Cirque City

Cirque du Soleil

More than 25 years ago, a group of 20 street performers in Quebec got together and decided to put a new spin on the old fashioned circus.

More than 100 million spectators on five continents later, Cirque du Soleil is an unstoppable force in global entertainment. Currently presenting 20 different shows around the world, Cirque du Soleil employs 5,000 people, including 1,200-plus artists from nearly 50 different countries.

Three of them -- saxophonist Ben Harrison, juggler Patrick McGuire and Spanish Web performer Jean-Philitte Viens -- are in town through Sunday as part of the 52-member cast of Quidam, which is currently showing at the Valley View Casino Center.

Quidam first premiered in 1996 as a tent show in Montreal, but since then, has played to millions. This is its first run as an arena attraction in North America.

Harrison, McGuire and Viens all come from different cities and backgrounds but now join forces every night (and many afternoons) to tell Quidam’s story of a young girl who escapes her mundane reality by escaping into an imaginary world of colorful characters.

Scott McDonald: Where are you from originally?
Ben Harrison: I am from Australia.
Patrick McGuire: I grew up in Pittsburgh and also spent time in Phoenix and Philadelphia.
Jean-Philitte Viens: I’m from Montreal.

SM: How long have you been with the company?
BH: I joined in December of last year.
PM: I first started working for the company in ’93 as part of Mystere. It fell into my lap. I worked for them for six years and then came back eight years later on a temporary contract, did it for awhile and left, and now I’m back. It’s been an on again/off again thing for me with the company. But my process was unique. Cirque hired Michael Motion to create a new juggling act. He called a buddy and asked if he knew any young jugglers who were good. I got the call from his buddy and went to meet him at a juggling festival in Philadelphia. Michael Motion called me a little while later, which was great because he was a huge idol of mine, and he invited me to New York and hired me for the show. That was it. Right out of high school I got a professional gig and moved to Las Vegas.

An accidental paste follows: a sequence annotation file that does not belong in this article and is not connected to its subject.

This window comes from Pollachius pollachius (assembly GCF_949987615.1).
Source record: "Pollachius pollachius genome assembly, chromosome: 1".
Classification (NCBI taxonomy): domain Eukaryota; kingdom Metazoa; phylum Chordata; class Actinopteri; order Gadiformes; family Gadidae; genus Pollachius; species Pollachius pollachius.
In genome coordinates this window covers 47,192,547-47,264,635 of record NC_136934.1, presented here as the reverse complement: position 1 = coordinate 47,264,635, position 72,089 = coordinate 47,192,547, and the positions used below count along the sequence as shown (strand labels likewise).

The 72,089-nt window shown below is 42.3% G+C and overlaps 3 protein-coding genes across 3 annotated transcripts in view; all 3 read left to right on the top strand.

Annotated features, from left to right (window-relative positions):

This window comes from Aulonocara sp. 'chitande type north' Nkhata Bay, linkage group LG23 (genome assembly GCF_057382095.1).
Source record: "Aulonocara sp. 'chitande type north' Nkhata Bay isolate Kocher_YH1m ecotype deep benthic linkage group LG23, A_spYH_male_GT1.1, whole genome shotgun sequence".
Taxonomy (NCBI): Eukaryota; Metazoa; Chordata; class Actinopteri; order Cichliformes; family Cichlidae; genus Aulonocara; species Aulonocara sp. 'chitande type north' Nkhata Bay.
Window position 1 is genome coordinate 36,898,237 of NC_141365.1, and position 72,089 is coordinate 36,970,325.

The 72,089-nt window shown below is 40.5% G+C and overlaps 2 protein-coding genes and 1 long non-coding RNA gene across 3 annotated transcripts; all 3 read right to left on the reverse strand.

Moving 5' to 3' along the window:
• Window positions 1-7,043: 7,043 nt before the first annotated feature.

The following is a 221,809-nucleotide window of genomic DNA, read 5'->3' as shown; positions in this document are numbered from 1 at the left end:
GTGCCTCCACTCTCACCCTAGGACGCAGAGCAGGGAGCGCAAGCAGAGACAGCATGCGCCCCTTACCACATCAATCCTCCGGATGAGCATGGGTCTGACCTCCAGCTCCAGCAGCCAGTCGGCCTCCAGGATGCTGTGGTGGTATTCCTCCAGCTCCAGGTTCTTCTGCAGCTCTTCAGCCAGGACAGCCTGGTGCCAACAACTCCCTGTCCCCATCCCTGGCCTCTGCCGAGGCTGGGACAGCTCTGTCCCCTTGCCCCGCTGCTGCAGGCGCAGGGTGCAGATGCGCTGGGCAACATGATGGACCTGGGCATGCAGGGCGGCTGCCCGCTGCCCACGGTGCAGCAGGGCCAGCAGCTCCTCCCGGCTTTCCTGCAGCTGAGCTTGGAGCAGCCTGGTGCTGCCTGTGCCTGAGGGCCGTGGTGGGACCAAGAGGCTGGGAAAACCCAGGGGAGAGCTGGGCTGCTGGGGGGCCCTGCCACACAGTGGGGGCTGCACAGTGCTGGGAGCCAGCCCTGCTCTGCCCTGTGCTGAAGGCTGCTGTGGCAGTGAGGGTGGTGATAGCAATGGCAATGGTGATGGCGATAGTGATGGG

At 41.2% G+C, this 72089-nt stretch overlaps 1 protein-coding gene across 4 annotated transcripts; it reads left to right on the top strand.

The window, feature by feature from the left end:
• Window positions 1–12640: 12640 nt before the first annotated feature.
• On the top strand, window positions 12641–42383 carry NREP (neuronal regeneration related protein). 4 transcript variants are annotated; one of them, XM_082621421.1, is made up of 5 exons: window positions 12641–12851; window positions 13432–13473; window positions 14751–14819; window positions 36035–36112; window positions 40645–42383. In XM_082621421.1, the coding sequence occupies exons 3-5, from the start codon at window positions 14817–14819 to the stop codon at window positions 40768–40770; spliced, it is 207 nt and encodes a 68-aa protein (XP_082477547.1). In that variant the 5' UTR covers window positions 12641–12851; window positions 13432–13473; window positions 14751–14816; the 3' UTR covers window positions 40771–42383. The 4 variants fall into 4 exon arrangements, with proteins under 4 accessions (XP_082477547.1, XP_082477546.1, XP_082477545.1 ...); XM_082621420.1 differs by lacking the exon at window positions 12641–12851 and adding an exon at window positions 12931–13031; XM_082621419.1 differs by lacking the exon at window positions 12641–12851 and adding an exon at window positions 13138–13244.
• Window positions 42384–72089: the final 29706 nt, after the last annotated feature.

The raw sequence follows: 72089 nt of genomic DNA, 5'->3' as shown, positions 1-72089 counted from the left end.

JPV: This is my first contract with Cirque du Soleil.

SM: What brought you to Cirque du Soleil?
BH: I first got a call in 2007, but I was still in school at the time, so I passed on it, just because I wanted to finish my education. Then last year, I thought, “Why not send in an audition tape?” Purely coincidentally, I was in Montreal finishing school when they called me back, so I finished up with school and I took it.
PM: I trained as a juggler when I was a kid, and I got very lucky. Two weeks after I graduated high school, I was in Montreal working with Cirque du Soleil. It was just one of those “right place at the right time” kinds of things.
JPV: The vertical rope is my specialty, and I’ve been doing it for five years. It’s just something I decided to do because it was interesting. I started out of a circus school in Montreal because I saw it in a show, thought it looked like fun and decided to give it a try. For a while, I was going to university during the day and circus school at night. A lot of people come from a gymnastics background, but mine is martial arts. I did 15 years of karate before doing the vertical rope. But I guess I just didn’t like fighting that much. Performing is much more fun. And being part of Cirque has been great.

SM: Can you tell me something unique about your experience in Quidam?
There are seven of us in the band, and we really get along well. It’s a lot of fun. But it’s somewhat of a hazard to have the performers to watch every night. Sometimes you get so engrossed in what’s happening onstage that you have to say, ”Wait a minute, I’m supposed to be playing music here.” 
PM: What’s unique about Cirque du Soleil is that at one point, everyone is the center of attention and doing their skill up-front, and then everyone is also part of the ensemble at some point. It’s also one of my favorite shows. It’s one of the last shows that Franco Dragone did, and I really think he is responsible for the success of Cirque du Soleil.
JPV: When I first started, it was not the most welcomed of ideas in my family. I think my parents just wanted me to finish my bachelor’s degree, and I did that, so they were happy. But as soon as I got my contract with Cirque, they were thrilled. But it does make them nervous. The first time my mom saw me perform, she screamed out load no less than three times. But she’s gotten used to it now. And Quidam is actually my favorite show of them all. It’s really been a great experience.

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